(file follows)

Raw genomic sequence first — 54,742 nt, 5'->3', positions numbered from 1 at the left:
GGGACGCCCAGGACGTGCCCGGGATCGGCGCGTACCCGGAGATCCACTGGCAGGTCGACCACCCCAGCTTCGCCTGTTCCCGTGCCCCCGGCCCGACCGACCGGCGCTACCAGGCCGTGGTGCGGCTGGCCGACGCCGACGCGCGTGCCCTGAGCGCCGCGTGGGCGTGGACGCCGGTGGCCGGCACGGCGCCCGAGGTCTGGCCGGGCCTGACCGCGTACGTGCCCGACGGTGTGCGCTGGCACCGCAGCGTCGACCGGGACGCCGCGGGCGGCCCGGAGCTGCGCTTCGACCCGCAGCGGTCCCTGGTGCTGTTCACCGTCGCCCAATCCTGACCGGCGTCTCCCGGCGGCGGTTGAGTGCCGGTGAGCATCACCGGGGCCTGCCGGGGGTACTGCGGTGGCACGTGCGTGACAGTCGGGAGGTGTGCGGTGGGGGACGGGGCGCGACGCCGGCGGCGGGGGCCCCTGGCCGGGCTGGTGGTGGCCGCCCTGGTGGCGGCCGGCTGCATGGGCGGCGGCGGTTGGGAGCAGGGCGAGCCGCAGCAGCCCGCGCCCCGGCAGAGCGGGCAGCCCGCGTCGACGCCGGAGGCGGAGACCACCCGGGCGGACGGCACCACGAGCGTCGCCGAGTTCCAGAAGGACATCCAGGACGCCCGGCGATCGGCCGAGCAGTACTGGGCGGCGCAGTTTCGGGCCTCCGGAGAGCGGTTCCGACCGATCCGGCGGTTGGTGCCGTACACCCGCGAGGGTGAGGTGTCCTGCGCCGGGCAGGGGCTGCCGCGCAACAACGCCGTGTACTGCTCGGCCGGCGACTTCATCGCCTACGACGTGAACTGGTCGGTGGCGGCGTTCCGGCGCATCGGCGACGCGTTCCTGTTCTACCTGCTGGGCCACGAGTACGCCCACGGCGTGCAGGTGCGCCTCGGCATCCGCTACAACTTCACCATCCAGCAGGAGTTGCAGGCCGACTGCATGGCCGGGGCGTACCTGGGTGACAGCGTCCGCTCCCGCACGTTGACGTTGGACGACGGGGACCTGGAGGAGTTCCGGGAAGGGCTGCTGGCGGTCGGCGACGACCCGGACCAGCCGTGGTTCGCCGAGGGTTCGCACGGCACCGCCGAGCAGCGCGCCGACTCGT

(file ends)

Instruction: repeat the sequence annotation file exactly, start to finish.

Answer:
Raw genomic sequence first — 54,742 nt, 5'->3', positions numbered from 1 at the left:
GGGACGCCCAGGACGTGCCCGGGATCGGCGCGTACCCGGAGATCCACTGGCAGGTCGACCACCCCAGCTTCGCCTGTTCCCGTGCCCCCGGCCCGACCGACCGGCGCTACCAGGCCGTGGTGCGGCTGGCCGACGCCGACGCGCGTGCCCTGAGCGCCGCGTGGGCGTGGACGCCGGTGGCCGGCACGGCGCCCGAGGTCTGGCCGGGCCTGACCGCGTACGTGCCCGACGGTGTGCGCTGGCACCGCAGCGTCGACCGGGACGCCGCGGGCGGCCCGGAGCTGCGCTTCGACCCGCAGCGGTCCCTGGTGCTGTTCACCGTCGCCCAATCCTGACCGGCGTCTCCCGGCGGCGGTTGAGTGCCGGTGAGCATCACCGGGGCCTGCCGGGGGTACTGCGGTGGCACGTGCGTGACAGTCGGGAGGTGTGCGGTGGGGGACGGGGCGCGACGCCGGCGGCGGGGGCCCCTGGCCGGGCTGGTGGTGGCCGCCCTGGTGGCGGCCGGCTGCATGGGCGGCGGCGGTTGGGAGCAGGGCGAGCCGCAGCAGCCCGCGCCCCGGCAGAGCGGGCAGCCCGCGTCGACGCCGGAGGCGGAGACCACCCGGGCGGACGGCACCACGAGCGTCGCCGAGTTCCAGAAGGACATCCAGGACGCCCGGCGATCGGCCGAGCAGTACTGGGCGGCGCAGTTTCGGGCCTCCGGAGAGCGGTTCCGACCGATCCGGCGGTTGGTGCCGTACACCCGCGAGGGTGAGGTGTCCTGCGCCGGGCAGGGGCTGCCGCGCAACAACGCCGTGTACTGCTCGGCCGGCGACTTCATCGCCTACGACGTGAACTGGTCGGTGGCGGCGTTCCGGCGCATCGGCGACGCGTTCCTGTTCTACCTGCTGGGCCACGAGTACGCCCACGGCGTGCAGGTGCGCCTCGGCATCCGCTACAACTTCACCATCCAGCAGGAGTTGCAGGCCGACTGCATGGCCGGGGCGTACCTGGGTGACAGCGTCCGCTCCCGCACGTTGACGTTGGACGACGGGGACCTGGAGGAGTTCCGGGAAGGGCTGCTGGCGGTCGGCGACGACCCGGACCAGCCGTGGTTCGCCGAGGGTTCGCACGGCACCGCCGAGCAGCGCGCCGACTCGT